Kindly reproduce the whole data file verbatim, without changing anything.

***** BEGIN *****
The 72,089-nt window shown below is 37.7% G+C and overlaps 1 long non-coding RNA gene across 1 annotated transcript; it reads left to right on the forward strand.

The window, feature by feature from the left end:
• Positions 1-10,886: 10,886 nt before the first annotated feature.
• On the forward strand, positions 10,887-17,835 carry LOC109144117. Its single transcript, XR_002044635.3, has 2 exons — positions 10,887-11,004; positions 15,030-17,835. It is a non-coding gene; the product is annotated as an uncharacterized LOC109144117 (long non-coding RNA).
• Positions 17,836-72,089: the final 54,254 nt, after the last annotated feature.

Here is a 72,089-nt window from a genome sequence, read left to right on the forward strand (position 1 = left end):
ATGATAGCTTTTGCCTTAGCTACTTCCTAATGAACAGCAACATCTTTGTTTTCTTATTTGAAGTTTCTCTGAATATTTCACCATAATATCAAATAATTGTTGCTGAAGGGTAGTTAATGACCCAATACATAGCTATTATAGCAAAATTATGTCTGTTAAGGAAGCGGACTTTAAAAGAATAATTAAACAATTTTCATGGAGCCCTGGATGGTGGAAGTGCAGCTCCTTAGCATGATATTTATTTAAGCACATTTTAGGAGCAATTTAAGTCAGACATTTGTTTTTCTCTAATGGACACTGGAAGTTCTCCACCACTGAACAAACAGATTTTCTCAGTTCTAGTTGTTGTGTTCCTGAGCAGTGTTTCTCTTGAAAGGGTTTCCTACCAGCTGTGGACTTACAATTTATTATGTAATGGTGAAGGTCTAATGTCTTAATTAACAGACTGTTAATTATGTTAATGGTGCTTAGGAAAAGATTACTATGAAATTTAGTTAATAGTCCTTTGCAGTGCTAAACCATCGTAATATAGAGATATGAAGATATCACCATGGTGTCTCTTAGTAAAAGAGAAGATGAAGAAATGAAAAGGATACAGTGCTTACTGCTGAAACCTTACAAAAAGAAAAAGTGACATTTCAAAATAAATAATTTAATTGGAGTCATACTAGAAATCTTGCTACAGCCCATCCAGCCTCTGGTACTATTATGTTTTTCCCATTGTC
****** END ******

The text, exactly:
The 72,089-nt window shown below is 37.7% G+C and overlaps 1 long non-coding RNA gene across 1 annotated transcript; it reads left to right on the forward strand.

The window, feature by feature from the left end:
• Positions 1-10,886: 10,886 nt before the first annotated feature.
• On the forward strand, positions 10,887-17,835 carry LOC109144117. Its single transcript, XR_002044635.3, has 2 exons — positions 10,887-11,004; positions 15,030-17,835. It is a non-coding gene; the product is annotated as an uncharacterized LOC109144117 (long non-coding RNA).
• Positions 17,836-72,089: the final 54,254 nt, after the last annotated feature.

Here is a 72,089-nt window from a genome sequence, read left to right on the forward strand (position 1 = left end):
ATGATAGCTTTTGCCTTAGCTACTTCCTAATGAACAGCAACATCTTTGTTTTCTTATTTGAAGTTTCTCTGAATATTTCACCATAATATCAAATAATTGTTGCTGAAGGGTAGTTAATGACCCAATACATAGCTATTATAGCAAAATTATGTCTGTTAAGGAAGCGGACTTTAAAAGAATAATTAAACAATTTTCATGGAGCCCTGGATGGTGGAAGTGCAGCTCCTTAGCATGATATTTATTTAAGCACATTTTAGGAGCAATTTAAGTCAGACATTTGTTTTTCTCTAATGGACACTGGAAGTTCTCCACCACTGAACAAACAGATTTTCTCAGTTCTAGTTGTTGTGTTCCTGAGCAGTGTTTCTCTTGAAAGGGTTTCCTACCAGCTGTGGACTTACAATTTATTATGTAATGGTGAAGGTCTAATGTCTTAATTAACAGACTGTTAATTATGTTAATGGTGCTTAGGAAAAGATTACTATGAAATTTAGTTAATAGTCCTTTGCAGTGCTAAACCATCGTAATATAGAGATATGAAGATATCACCATGGTGTCTCTTAGTAAAAGAGAAGATGAAGAAATGAAAAGGATACAGTGCTTACTGCTGAAACCTTACAAAAAGAAAAAGTGACATTTCAAAATAAATAATTTAATTGGAGTCATACTAGAAATCTTGCTACAGCCCATCCAGCCTCTGGTACTATTATGTTTTTCCCATTGTC